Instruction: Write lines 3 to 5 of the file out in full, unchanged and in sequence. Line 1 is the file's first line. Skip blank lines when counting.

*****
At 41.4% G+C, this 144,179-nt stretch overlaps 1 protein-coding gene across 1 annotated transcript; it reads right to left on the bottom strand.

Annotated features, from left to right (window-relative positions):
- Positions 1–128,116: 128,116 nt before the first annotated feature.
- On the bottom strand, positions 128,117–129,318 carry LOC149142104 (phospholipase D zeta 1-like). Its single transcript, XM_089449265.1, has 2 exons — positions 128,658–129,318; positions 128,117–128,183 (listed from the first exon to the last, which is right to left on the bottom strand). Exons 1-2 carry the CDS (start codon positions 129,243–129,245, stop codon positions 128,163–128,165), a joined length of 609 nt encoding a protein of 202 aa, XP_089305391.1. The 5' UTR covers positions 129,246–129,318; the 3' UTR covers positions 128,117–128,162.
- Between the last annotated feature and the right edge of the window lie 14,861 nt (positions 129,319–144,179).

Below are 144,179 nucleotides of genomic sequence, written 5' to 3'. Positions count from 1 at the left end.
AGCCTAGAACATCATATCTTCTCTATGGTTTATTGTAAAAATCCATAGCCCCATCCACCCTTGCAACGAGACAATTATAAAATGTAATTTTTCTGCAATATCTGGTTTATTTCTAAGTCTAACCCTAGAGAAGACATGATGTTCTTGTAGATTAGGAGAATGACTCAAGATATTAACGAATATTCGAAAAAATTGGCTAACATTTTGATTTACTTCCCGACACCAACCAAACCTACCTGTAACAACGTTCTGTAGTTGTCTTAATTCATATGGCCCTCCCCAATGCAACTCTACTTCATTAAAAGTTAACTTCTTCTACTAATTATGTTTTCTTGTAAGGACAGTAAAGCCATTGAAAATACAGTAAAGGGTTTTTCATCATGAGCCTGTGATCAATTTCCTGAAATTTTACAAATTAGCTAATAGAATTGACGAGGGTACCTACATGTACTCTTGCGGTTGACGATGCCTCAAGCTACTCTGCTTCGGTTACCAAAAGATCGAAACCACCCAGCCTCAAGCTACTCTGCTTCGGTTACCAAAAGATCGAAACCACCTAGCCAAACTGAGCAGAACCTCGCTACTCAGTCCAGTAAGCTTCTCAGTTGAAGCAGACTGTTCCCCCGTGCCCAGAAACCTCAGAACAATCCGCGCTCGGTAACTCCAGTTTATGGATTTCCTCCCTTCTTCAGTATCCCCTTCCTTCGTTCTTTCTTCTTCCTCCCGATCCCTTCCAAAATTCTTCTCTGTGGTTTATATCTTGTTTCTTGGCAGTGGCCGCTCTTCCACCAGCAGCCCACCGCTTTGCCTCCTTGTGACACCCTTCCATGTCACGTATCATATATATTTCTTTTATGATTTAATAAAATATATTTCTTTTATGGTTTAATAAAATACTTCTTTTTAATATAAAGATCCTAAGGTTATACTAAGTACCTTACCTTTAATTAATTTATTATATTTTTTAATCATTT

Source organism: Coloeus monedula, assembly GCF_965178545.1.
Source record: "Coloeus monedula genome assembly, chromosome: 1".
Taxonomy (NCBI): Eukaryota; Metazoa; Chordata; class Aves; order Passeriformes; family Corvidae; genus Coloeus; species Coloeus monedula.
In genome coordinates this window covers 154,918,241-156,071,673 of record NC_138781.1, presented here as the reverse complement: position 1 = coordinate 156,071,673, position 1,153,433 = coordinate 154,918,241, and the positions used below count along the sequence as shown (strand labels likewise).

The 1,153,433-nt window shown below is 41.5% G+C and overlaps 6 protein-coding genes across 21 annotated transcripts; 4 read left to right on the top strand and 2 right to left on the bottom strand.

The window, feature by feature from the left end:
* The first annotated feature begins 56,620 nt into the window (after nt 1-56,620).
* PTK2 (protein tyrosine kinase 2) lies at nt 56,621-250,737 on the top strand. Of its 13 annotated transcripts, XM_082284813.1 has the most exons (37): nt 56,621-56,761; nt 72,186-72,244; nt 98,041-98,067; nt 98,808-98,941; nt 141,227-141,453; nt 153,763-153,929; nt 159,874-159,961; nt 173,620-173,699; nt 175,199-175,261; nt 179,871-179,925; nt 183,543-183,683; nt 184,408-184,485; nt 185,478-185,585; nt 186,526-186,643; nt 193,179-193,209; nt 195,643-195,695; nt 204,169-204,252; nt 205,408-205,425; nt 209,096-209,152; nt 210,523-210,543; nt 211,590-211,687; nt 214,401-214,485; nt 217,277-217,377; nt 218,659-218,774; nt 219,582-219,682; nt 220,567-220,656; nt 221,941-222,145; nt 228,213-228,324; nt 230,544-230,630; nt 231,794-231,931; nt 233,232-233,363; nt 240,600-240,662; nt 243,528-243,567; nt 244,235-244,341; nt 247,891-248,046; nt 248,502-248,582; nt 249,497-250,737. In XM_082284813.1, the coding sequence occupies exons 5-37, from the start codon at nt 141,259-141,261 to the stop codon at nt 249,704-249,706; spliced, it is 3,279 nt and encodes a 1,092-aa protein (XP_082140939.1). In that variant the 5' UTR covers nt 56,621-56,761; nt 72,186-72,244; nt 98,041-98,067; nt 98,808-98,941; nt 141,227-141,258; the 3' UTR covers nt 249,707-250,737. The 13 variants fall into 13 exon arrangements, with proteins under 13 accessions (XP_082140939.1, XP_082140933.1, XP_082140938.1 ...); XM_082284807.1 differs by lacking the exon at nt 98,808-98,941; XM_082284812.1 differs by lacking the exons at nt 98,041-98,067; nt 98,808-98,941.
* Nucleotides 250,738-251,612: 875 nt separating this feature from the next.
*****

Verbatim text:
- Positions 1–128,116: 128,116 nt before the first annotated feature.
- On the bottom strand, positions 128,117–129,318 carry LOC149142104 (phospholipase D zeta 1-like). Its single transcript, XM_089449265.1, has 2 exons — positions 128,658–129,318; positions 128,117–128,183 (listed from the first exon to the last, which is right to left on the bottom strand). Exons 1-2 carry the CDS (start codon positions 129,243–129,245, stop codon positions 128,163–128,165), a joined length of 609 nt encoding a protein of 202 aa, XP_089305391.1. The 5' UTR covers positions 129,246–129,318; the 3' UTR covers positions 128,117–128,162.
- Between the last annotated feature and the right edge of the window lie 14,861 nt (positions 129,319–144,179).